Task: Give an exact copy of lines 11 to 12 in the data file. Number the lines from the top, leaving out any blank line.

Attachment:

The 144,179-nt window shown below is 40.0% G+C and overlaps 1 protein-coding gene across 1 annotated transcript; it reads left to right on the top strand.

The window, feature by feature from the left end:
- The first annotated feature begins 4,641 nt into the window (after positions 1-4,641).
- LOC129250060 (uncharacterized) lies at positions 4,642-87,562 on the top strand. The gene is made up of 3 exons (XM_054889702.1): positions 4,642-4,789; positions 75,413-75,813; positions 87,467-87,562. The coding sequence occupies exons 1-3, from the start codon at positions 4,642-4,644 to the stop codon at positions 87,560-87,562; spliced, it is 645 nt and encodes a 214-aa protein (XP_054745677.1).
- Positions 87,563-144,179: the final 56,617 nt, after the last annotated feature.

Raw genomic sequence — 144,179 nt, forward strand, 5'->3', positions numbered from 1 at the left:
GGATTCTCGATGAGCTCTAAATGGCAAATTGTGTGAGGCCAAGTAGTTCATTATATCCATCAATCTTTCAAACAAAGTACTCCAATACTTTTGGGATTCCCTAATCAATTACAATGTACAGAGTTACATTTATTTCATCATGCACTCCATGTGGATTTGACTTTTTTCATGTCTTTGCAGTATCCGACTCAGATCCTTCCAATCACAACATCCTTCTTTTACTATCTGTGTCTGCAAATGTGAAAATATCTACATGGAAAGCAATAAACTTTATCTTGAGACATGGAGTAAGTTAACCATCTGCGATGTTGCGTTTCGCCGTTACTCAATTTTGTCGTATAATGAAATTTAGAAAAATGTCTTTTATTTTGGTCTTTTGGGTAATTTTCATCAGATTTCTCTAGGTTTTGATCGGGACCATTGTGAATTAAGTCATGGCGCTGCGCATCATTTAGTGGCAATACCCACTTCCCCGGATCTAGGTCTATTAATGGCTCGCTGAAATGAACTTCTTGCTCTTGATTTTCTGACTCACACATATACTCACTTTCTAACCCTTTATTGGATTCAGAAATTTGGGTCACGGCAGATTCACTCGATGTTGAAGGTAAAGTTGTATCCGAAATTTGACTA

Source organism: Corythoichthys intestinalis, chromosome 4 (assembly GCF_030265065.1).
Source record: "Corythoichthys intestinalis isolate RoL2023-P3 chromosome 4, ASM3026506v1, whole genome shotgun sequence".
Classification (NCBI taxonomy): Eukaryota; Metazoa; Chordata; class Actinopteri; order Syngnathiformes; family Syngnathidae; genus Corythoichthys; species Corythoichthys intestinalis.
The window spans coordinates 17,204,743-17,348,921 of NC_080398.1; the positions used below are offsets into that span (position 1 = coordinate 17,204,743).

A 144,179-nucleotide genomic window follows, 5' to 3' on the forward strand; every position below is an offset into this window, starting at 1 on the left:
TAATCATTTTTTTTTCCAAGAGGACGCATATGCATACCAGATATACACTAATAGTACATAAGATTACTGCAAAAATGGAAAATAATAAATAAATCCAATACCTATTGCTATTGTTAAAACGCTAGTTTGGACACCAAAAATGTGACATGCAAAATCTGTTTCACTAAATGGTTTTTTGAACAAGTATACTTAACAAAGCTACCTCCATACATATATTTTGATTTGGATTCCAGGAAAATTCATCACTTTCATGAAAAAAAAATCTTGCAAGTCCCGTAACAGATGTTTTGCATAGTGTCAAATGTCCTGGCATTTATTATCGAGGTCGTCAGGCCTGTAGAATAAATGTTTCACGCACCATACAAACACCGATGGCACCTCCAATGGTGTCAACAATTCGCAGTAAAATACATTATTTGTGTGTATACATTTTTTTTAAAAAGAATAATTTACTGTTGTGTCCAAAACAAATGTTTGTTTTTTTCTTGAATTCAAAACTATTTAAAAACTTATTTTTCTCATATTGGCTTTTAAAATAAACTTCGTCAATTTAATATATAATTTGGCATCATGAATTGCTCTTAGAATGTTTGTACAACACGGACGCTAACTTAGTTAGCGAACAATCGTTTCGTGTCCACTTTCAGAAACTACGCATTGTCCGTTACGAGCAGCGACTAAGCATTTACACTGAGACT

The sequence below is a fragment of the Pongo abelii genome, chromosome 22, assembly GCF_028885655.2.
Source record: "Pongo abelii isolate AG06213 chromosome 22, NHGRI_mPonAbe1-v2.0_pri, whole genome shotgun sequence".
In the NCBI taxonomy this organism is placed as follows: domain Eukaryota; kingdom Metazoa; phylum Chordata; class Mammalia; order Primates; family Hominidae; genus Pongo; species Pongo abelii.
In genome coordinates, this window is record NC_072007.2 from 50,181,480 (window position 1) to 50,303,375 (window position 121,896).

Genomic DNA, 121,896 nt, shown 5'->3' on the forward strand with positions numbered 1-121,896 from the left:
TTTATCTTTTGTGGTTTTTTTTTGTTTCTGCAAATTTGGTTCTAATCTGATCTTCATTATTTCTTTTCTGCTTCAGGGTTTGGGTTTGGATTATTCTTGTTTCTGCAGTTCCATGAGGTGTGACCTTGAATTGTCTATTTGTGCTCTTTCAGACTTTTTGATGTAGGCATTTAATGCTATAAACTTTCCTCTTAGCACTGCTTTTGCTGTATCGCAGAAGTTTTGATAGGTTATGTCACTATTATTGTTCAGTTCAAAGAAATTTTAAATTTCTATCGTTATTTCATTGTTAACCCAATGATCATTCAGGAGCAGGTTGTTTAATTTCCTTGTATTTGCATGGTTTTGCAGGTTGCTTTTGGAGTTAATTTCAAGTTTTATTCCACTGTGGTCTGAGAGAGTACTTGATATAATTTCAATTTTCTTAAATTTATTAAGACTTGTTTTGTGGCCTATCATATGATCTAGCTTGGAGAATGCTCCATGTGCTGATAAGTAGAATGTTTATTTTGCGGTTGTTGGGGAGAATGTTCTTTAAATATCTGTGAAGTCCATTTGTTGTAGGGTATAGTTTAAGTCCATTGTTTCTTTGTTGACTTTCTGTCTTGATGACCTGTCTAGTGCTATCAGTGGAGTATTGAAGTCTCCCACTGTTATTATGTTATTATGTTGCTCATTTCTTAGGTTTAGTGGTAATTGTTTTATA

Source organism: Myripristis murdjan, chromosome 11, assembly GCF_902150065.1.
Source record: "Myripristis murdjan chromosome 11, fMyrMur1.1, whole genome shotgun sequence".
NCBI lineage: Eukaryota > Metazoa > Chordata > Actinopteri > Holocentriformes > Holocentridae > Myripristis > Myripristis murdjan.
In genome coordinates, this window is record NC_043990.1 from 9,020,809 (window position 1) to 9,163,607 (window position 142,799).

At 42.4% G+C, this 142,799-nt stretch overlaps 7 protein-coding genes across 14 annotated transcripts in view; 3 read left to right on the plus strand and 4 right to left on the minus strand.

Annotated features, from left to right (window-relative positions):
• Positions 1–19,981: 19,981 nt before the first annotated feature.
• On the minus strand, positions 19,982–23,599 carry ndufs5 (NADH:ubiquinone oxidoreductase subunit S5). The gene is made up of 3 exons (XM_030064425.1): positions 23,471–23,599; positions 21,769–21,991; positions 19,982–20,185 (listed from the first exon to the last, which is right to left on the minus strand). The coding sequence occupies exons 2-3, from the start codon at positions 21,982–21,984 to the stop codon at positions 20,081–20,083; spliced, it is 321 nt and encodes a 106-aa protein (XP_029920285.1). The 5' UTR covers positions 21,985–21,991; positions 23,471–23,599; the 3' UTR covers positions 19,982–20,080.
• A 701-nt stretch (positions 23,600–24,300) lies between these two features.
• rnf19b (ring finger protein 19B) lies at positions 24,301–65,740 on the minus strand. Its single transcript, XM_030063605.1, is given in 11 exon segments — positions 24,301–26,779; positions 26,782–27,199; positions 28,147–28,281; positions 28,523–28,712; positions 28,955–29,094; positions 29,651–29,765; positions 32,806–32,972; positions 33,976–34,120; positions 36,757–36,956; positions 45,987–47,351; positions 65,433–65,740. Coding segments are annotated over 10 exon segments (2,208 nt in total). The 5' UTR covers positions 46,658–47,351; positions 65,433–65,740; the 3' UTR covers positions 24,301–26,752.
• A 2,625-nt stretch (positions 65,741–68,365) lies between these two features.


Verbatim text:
The window spans coordinates 17,204,743-17,348,921 of NC_080398.1; the positions used below are offsets into that span (position 1 = coordinate 17,204,743).

A 144,179-nucleotide genomic window follows, 5' to 3' on the forward strand; every position below is an offset into this window, starting at 1 on the left: